Some experts have speculated that the decline in productivity is the result of hybrid and remote workers who retreated in 2000 and 2001 after constantly scrambling to difficult levels. A workforce now empowered by low unemployment – particularly in the technology sector – is enabling “a certain amount” of absenteeism on and off the job. ,
“The problem is that too many people doing the work need supervision. In the new work environment, many workers are left with limited supervision and few metrics or goals that need to be met,” Victor Janulitis, CEO of Utah-based executive advisor Genco Associates, said: “Productivity is not the focus of young workers, they need to aim for what is to be achieved. Metrics are critical to improving productivity.”
According to BLS data, the labor productivity of the business sector declined by 4.1 per cent in the second quarter of this year. Production of products and services decreased by 1.4%, even as working hours increased by 2.7%. And labor productivity fell 7.4% in the first quarter of 2022.
Compare this with the first quarter of 2021, when worker productivity increased by 4.2% in the middle of the pandemic, and the fourth quarter of 2021, when productivity increased by 6.6% – and production increased by 9.1%, according to BLS data. Hui. The increase was the highest in decades, with some speculating at the time that the nation was experiencing a technological boom not seen since the early 2000s.
When boom-and-bust cycles are viewed over a longer period, the annual productivity growth rate since February 2020 is 2.3%, higher than the 1.4% average during the previous business cycle from 2007 to 2019 – and the longer-term average slightly above. 2.1% since 1947.
The decline in productivity is happening at a time when many companies are literally squeezing their collective hands in an attempt to fill vacancies. So far this year, the US has added 202,800 IT jobs, while more than 4 million US workers have left their jobs every month for the past year.
The tech sector, in particular, is seeing some of the lowest unemployment rates in recent memory – just 2.3%.
Also, the Great Resignation has seen an exodus of people from the workforce for myriad reasons. Many re-evaluated their work-life balance and career choices; Others simply left for better pay and benefits. Knowledge workers want flexible positions, including continuous hybrid/remote work options and fewer working days. Employers have responded by deploying new strategies to fill the talent void, including removing college degree requirements from job listings and recruiting outside traditional geographic areas.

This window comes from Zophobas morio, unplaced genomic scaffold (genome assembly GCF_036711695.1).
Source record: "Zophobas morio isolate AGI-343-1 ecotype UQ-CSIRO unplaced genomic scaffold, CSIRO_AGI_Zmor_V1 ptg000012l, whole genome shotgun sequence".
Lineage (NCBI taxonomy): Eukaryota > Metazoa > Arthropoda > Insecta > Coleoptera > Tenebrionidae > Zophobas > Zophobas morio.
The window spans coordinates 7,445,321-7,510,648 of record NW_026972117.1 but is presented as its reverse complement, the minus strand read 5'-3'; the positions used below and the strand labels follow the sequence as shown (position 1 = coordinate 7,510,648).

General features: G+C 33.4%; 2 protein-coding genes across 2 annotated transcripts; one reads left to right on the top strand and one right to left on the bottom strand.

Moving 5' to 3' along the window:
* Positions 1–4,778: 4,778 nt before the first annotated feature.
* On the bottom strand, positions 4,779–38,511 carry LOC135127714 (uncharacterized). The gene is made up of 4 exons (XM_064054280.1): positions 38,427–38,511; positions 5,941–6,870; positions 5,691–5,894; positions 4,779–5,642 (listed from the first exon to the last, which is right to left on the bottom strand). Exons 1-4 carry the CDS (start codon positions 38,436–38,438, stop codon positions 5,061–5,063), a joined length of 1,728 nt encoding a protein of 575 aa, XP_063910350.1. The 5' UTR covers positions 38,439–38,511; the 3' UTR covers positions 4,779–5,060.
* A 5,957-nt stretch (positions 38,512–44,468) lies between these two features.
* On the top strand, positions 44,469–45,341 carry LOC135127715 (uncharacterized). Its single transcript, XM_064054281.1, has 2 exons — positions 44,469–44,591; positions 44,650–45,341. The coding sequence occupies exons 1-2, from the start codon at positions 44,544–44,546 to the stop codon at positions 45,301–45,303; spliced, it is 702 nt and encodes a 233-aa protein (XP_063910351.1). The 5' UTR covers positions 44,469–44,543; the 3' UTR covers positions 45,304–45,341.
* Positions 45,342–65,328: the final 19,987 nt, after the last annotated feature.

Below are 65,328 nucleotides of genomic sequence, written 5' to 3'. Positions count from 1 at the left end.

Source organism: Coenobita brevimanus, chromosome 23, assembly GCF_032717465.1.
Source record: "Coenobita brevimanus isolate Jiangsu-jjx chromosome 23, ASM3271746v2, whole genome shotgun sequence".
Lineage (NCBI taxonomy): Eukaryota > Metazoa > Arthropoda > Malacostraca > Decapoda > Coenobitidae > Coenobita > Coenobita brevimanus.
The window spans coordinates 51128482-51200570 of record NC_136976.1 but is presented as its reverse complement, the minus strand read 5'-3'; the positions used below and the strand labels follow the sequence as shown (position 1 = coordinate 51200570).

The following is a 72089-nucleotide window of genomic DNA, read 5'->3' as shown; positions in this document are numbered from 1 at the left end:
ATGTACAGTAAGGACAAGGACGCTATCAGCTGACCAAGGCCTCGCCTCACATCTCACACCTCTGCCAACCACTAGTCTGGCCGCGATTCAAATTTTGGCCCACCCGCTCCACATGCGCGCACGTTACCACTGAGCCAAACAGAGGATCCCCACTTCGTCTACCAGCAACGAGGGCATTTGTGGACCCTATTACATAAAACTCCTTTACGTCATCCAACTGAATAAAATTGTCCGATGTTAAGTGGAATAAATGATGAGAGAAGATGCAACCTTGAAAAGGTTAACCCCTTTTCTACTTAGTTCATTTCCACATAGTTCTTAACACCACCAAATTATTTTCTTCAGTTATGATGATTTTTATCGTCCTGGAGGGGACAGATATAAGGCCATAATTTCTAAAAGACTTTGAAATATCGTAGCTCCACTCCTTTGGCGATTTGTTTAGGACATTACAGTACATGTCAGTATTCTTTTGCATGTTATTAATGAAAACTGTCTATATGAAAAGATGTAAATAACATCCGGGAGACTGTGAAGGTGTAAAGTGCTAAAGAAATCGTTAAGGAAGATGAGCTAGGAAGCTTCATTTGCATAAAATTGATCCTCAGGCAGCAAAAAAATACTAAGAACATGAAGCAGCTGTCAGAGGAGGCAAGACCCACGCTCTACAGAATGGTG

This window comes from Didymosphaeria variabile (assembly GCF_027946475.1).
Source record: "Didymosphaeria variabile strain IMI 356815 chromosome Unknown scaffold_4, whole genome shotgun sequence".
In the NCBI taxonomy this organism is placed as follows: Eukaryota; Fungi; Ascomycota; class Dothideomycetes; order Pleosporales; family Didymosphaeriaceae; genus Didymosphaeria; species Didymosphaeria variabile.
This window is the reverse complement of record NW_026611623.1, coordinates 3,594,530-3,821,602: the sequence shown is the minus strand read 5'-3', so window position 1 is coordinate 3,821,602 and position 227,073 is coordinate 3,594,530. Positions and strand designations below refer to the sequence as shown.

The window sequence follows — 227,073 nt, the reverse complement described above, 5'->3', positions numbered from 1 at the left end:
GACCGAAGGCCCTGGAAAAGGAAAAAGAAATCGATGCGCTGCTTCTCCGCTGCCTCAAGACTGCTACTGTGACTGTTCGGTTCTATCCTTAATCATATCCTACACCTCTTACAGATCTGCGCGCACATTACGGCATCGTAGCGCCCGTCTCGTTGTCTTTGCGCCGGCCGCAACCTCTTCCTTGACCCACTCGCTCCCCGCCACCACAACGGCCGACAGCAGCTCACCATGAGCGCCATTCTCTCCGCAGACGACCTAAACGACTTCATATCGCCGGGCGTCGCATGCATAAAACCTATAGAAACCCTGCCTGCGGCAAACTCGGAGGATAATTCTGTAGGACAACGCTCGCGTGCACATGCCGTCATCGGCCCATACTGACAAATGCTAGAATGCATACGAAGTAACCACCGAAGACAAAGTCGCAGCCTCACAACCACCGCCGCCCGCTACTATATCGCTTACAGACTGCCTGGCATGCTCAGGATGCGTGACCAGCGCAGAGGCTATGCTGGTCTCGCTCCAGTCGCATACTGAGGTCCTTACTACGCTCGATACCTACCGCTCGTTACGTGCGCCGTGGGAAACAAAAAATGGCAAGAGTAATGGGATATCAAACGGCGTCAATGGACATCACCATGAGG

ZipRecuiter’s Buber Greats sees resignation as the primary driver of productivity declines among knowledge workers, pointing to the exodus of experienced workers that organizations need to train new employees. Moreover, rolling out the office-to-office mandate only made matters worse and accelerated mass workplace exodus. Thought many companies went the reverse course, some of the damage had already been done.
“I can quit my job if I’m called back to the office,” Buber said. “Starting new jobs as well as running out of rates makes workers less productive.”
Another issue affecting productivity, Buber argued, is motivation. When new employees are hired, they often come with pay and benefits equal to or better than experienced employees. Even though companies raise salaries for their workforce, this often happens across the board, ignoring seniority.
“So, the link between hard work and lifting has been broken,” Buber said.
Starting with growth in the third quarter, however, Buber expects productivity levels to return in the first two years of the pandemic as great resignations slow down and employees settle into a new normal.
“Productivity is a very difficult number to predict; it’s hard to see what’s going to happen next quarter.” “But over the next few years, once leave rates go back to normal levels and we have more tenured people with institutional knowledge…, when new employees have learned the job…, we will see increased productivity. The level will go back up.”